Thereís a serious losing streak as far as "true stories" in cinema are going. Itís an open invitation to drizzle overdone sentimentality and turn crass tear-jerking into box office gold (see Glory Road or North Country?). That being said, that kind of stuff is spun gold in the face of the haphazard bile that is being thrown at the audience in Sidney Lumetís latest film, Find Me Guilty.
The film opens with Tony Campagna (Raul Esparza) making a panicked phone call to an unnamed person. He immediately goes from there to the home of his cousin, "Fat Jack" DiNorscio, a lone shark and cocaine dealer, and shoots him five times. For reasons unknown, DiNorscio survives, but refuses to rat on Tony. To him, ratting on family and friends is worse than death, and he tells his daughter that as she sits next to his hospital bed. Soon enough, Jack is in jail and part of a massive trial with most of the New Jersey crime family. In court, Jack befriends a lawyer (Peter Dinklage) but refuses his council, deciding to represent himself instead, against the wishes of mob boss Nick Calabrese (Alex Rocco). DiNorscio makes terrible jokes, but like all naÔve if not honest men, heís endearing in a certain way, especially to Judge Finestein (Ron Silver). His charming and quirky attitude in court is hard to stand but seems to work on the jury, as they go in the room to deliberate on what would become the longest court case in U.S. history. Article continues below
As much as Iíd like to announce that Lumet has returned to the fine, fiery work he did with Paul Newman in The Verdict and that Vin Diesel has some talent outside sci-fi films, it is not to be. The first and chief problem is the script by Lumet, T.J. Mancini, and Robert J. McCrea. The entire film is placed squarely on the shoulders of Diesel, who doesnít have the comic or dramatic ability to make this film work. His scenes with Silver have certain warmth to them, but its Lifetime Network dialogue and arc sink any emotional core. Dinklage, a miracle in 2003ís The Station Agent, isnít really given any dimension besides being the only lawyer that doesnít hate Jack. The only scene that works here is where DiNorscio gets a conjugal visit from his ex-wife (a superb Annabella Sciorra). Her anger at him slowly melts into lust, right before the guards take Jack back to his cell. No other frame of the film even hints at that kind of danger or sexuality.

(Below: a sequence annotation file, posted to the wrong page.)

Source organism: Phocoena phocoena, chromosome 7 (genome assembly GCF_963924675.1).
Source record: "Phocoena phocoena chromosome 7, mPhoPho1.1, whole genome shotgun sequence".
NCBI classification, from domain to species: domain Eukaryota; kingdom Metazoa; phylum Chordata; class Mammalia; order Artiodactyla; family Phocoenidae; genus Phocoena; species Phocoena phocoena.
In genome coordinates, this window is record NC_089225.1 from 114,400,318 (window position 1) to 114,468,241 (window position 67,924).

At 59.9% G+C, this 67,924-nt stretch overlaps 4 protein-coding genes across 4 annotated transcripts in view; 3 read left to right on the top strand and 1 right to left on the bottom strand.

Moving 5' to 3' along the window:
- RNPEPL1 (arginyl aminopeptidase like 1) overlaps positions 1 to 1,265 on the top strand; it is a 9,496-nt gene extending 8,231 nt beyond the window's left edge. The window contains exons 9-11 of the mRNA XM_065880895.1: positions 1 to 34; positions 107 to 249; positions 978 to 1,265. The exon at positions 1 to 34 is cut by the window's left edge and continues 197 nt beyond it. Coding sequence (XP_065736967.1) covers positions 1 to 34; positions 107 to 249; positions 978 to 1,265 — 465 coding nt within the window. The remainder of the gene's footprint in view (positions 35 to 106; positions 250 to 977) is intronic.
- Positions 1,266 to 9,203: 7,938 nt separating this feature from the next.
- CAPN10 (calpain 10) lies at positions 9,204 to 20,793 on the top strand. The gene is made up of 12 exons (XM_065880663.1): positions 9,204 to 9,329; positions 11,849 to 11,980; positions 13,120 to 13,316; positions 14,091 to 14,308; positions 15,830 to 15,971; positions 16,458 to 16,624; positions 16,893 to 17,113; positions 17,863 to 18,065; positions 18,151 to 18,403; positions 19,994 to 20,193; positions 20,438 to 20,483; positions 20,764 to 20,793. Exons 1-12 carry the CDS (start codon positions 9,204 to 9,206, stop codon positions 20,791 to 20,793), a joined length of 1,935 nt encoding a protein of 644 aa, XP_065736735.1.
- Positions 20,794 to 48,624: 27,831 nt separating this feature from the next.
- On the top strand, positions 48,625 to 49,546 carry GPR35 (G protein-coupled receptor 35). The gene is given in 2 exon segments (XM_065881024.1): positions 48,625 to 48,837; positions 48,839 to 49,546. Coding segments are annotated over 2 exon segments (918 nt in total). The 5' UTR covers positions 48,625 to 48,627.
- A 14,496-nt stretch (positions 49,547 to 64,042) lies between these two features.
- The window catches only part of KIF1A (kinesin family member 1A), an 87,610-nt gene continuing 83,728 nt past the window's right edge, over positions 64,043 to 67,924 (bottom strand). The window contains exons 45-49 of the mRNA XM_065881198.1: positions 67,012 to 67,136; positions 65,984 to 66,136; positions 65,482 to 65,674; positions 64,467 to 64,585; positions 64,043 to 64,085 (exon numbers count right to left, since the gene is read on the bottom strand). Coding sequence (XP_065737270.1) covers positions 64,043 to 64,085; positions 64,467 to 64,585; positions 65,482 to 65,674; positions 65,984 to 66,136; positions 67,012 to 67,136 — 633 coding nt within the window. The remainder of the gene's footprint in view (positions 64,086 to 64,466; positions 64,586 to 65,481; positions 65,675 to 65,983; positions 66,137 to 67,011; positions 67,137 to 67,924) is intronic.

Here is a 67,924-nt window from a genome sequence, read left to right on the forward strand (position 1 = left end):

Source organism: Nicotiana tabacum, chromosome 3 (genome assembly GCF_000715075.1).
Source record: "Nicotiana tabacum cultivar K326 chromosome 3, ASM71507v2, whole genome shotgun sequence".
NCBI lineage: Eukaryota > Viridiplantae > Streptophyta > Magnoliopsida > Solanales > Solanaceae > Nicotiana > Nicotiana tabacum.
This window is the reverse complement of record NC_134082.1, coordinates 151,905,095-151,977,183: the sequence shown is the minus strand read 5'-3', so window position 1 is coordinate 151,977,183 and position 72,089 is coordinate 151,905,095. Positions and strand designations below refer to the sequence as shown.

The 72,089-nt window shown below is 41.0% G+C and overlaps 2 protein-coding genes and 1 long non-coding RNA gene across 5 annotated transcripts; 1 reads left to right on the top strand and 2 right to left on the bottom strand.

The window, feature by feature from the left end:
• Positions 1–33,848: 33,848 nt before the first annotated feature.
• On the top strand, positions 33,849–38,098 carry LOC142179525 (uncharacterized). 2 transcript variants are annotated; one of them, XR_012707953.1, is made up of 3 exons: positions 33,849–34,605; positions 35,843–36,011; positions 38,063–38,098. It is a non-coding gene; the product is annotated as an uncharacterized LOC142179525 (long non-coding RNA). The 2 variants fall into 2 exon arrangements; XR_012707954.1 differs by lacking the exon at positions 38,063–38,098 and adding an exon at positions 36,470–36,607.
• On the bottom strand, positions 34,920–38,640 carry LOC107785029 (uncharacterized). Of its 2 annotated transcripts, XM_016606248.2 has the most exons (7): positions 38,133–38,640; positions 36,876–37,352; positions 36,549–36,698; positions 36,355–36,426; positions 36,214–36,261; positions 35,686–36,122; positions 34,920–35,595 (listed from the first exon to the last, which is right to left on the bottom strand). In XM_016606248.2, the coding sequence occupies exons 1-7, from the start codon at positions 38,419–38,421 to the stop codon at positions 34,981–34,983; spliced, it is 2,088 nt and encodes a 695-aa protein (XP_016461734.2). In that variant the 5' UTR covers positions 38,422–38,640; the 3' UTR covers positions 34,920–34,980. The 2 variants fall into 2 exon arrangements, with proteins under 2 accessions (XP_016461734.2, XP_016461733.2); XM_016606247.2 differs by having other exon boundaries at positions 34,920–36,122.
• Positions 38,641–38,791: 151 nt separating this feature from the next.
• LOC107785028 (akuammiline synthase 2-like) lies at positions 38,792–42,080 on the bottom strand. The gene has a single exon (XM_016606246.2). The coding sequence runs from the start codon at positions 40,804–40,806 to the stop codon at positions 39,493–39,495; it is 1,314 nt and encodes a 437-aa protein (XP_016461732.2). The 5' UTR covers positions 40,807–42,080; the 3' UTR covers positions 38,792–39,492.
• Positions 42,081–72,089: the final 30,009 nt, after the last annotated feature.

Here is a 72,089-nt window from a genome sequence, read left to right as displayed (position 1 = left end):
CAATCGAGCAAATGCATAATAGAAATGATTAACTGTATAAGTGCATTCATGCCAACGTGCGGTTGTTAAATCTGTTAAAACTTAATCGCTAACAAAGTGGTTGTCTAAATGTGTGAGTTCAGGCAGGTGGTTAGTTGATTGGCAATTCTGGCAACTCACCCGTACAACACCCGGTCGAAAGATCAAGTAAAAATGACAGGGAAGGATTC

While watching the film, you get the feeling that you are always being held at arms length from the characters and the plot. The moments alone with DiNorscio are always used to further him as a simple goofball, who is honorable only because he believes in ďfamilyĒ (every mobster does). There arenít any moments of real contemplation or anything to suggest that this character is anything but a caricature. Iíd love to blame it all on Diesel and say that a good movie was sunk by a lousy performance, but Diesel is literally not even a quarter of the problem.
There is simply no reason to invest in these people, if for no other reason than that no time was invested in the characters during the creative process. The way we feel about films that are simply goofy (Dumb & Dumber, Old School) isnít here because the script keeps calling on these dramatic moments that feel completely out of place and empty. It fails on almost every level possible to fail on. To see the director of Dog Day Afternoon and Network pull this kind of charade is uncommonly depressing.